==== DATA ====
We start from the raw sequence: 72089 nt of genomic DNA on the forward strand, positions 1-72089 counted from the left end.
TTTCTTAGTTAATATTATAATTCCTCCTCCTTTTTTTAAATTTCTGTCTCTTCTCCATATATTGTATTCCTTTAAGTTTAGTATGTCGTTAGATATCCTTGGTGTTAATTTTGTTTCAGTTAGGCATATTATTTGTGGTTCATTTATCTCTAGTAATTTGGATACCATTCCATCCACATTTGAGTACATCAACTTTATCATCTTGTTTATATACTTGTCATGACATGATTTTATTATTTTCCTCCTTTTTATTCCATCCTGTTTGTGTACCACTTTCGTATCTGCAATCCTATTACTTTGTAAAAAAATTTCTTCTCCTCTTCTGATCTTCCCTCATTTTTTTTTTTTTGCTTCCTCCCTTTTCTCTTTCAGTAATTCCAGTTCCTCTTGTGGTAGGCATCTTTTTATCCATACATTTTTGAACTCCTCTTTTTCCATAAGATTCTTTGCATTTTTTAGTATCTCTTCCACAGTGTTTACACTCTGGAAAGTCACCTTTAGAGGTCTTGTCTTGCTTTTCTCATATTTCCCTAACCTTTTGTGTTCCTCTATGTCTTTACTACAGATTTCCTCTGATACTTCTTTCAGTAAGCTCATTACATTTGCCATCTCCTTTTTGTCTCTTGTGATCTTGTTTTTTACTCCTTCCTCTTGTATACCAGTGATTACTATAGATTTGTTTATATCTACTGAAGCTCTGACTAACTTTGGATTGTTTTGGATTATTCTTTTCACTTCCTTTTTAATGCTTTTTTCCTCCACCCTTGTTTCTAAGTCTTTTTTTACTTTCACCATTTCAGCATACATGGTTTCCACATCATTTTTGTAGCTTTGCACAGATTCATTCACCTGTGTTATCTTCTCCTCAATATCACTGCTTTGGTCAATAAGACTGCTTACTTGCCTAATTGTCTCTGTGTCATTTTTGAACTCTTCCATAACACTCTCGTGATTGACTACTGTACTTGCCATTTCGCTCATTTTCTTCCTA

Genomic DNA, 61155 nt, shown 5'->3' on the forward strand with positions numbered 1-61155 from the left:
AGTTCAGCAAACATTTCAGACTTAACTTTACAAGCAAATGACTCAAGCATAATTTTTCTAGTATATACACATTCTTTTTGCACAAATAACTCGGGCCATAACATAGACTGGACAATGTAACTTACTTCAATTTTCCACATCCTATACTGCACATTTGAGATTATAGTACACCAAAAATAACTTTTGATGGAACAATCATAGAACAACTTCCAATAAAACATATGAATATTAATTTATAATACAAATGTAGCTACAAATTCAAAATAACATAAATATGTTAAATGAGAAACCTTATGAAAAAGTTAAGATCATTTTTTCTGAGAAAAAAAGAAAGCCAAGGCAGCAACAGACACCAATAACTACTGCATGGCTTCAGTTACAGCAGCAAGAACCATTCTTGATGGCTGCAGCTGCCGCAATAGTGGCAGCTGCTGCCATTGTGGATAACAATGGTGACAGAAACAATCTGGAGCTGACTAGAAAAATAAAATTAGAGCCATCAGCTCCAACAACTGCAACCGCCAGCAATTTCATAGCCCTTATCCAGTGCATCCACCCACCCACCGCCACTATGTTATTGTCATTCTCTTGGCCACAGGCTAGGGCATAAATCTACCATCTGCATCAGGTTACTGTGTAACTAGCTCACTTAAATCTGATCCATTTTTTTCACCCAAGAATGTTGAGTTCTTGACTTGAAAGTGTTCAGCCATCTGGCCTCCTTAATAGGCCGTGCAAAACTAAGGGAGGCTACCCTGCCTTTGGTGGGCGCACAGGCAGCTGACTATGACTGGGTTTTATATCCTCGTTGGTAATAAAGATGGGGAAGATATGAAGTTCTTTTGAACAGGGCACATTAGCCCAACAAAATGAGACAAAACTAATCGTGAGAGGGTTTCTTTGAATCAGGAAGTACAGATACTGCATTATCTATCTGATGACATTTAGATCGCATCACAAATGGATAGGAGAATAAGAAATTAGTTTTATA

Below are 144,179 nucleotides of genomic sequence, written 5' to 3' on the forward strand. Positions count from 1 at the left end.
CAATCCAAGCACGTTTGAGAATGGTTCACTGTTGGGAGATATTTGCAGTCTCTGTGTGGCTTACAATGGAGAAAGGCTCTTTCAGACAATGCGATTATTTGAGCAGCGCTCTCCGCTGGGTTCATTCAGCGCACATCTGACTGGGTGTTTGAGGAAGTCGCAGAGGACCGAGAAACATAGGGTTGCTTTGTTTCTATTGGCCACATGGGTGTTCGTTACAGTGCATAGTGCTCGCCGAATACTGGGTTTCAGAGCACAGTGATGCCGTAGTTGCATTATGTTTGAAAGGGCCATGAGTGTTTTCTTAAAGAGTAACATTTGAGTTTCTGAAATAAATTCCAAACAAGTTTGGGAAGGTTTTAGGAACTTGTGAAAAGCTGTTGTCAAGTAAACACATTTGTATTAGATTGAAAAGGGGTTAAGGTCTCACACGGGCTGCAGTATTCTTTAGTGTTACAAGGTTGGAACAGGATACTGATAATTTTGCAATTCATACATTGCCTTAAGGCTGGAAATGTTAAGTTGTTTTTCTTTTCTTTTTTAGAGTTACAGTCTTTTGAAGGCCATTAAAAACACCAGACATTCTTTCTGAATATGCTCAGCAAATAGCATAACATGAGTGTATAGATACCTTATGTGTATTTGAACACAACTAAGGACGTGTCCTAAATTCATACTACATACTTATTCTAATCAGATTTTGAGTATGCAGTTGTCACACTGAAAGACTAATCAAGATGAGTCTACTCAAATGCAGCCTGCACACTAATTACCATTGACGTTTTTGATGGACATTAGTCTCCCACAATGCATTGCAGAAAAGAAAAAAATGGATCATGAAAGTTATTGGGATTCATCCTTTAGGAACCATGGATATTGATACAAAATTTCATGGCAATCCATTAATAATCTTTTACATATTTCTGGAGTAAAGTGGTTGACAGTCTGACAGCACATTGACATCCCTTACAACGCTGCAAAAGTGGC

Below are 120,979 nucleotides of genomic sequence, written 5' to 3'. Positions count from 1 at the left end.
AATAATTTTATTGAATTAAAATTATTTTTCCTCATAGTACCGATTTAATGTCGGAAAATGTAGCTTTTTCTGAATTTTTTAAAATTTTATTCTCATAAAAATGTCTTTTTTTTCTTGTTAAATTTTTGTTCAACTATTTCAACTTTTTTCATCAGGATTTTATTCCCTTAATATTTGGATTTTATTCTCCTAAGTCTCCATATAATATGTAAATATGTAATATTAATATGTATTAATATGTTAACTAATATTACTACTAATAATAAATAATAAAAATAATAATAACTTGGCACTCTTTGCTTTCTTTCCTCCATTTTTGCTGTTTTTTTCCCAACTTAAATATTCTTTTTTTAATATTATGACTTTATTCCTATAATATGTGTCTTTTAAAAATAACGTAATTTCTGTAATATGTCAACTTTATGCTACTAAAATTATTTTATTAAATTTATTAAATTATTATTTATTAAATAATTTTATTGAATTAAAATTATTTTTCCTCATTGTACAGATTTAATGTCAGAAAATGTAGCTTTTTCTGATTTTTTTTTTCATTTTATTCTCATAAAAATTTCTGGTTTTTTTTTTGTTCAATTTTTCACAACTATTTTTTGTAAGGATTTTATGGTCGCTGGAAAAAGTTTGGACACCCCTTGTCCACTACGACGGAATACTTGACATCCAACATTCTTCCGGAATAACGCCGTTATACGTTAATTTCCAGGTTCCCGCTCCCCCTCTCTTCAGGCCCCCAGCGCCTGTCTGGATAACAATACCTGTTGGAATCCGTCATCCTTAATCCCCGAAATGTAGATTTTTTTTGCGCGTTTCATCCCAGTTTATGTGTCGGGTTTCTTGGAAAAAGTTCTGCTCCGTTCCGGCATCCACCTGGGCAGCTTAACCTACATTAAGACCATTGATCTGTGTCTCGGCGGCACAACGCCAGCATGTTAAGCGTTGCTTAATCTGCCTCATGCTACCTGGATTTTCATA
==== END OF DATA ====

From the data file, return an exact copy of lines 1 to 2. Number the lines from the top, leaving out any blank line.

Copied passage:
We start from the raw sequence: 72089 nt of genomic DNA on the forward strand, positions 1-72089 counted from the left end.
TTTCTTAGTTAATATTATAATTCCTCCTCCTTTTTTTAAATTTCTGTCTCTTCTCCATATATTGTATTCCTTTAAGTTTAGTATGTCGTTAGATATCCTTGGTGTTAATTTTGTTTCAGTTAGGCATATTATTTGTGGTTCATTTATCTCTAGTAATTTGGATACCATTCCATCCACATTTGAGTACATCAACTTTATCATCTTGTTTATATACTTGTCATGACATGATTTTATTATTTTCCTCCTTTTTATTCCATCCTGTTTGTGTACCACTTTCGTATCTGCAATCCTATTACTTTGTAAAAAAATTTCTTCTCCTCTTCTGATCTTCCCTCATTTTTTTTTTTTTGCTTCCTCCCTTTTCTCTTTCAGTAATTCCAGTTCCTCTTGTGGTAGGCATCTTTTTATCCATACATTTTTGAACTCCTCTTTTTCCATAAGATTCTTTGCATTTTTTAGTATCTCTTCCACAGTGTTTACACTCTGGAAAGTCACCTTTAGAGGTCTTGTCTTGCTTTTCTCATATTTCCCTAACCTTTTGTGTTCCTCTATGTCTTTACTACAGATTTCCTCTGATACTTCTTTCAGTAAGCTCATTACATTTGCCATCTCCTTTTTGTCTCTTGTGATCTTGTTTTTTACTCCTTCCTCTTGTATACCAGTGATTACTATAGATTTGTTTATATCTACTGAAGCTCTGACTAACTTTGGATTGTTTTGGATTATTCTTTTCACTTCCTTTTTAATGCTTTTTTCCTCCACCCTTGTTTCTAAGTCTTTTTTTACTTTCACCATTTCAGCATACATGGTTTCCACATCATTTTTGTAGCTTTGCACAGATTCATTCACCTGTGTTATCTTCTCCTCAATATCACTGCTTTGGTCAATAAGACTGCTTACTTGCCTAATTGTCTCTGTGTCATTTTTGAACTCTTCCATAACACTCTCGTGATTGACTACTGTACTTGCCATTTCGCTCATTTTCTTCCTA